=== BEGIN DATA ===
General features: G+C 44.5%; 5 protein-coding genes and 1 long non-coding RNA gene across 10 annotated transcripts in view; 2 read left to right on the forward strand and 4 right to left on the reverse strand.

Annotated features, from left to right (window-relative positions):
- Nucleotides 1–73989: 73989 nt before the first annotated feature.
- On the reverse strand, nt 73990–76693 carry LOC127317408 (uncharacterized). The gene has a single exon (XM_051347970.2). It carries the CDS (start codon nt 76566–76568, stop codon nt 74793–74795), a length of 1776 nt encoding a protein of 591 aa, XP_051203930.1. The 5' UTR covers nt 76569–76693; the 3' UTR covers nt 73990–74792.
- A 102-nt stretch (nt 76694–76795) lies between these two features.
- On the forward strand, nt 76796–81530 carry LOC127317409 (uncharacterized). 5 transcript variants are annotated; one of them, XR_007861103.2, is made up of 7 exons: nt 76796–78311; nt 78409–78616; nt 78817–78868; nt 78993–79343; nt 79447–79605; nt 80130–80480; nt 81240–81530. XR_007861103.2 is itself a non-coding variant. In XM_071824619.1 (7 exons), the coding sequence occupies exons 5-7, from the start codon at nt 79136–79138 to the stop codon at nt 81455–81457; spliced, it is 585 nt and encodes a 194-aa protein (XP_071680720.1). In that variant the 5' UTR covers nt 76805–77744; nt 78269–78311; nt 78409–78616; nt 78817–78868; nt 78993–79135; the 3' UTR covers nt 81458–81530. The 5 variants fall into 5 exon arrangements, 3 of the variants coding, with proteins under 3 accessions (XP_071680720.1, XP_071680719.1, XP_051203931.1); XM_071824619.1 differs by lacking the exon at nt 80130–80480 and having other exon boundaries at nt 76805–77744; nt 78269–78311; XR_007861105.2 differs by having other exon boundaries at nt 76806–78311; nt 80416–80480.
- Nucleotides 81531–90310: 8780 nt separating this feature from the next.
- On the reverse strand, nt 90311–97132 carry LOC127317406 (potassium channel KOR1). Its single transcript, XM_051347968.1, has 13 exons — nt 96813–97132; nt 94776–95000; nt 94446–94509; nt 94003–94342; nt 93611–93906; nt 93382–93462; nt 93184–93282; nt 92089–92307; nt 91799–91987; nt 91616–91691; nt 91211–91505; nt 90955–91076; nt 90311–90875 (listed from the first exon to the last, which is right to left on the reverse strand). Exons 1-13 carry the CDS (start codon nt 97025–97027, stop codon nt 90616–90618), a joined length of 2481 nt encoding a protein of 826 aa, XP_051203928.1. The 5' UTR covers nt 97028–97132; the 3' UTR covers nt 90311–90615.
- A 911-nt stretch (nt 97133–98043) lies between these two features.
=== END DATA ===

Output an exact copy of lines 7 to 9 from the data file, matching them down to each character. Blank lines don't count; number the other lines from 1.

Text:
- Nucleotides 81531–90310: 8780 nt separating this feature from the next.
- On the reverse strand, nt 90311–97132 carry LOC127317406 (potassium channel KOR1). Its single transcript, XM_051347968.1, has 13 exons — nt 96813–97132; nt 94776–95000; nt 94446–94509; nt 94003–94342; nt 93611–93906; nt 93382–93462; nt 93184–93282; nt 92089–92307; nt 91799–91987; nt 91616–91691; nt 91211–91505; nt 90955–91076; nt 90311–90875 (listed from the first exon to the last, which is right to left on the reverse strand). Exons 1-13 carry the CDS (start codon nt 97025–97027, stop codon nt 90616–90618), a joined length of 2481 nt encoding a protein of 826 aa, XP_051203928.1. The 5' UTR covers nt 97028–97132; the 3' UTR covers nt 90311–90615.
- A 911-nt stretch (nt 97133–98043) lies between these two features.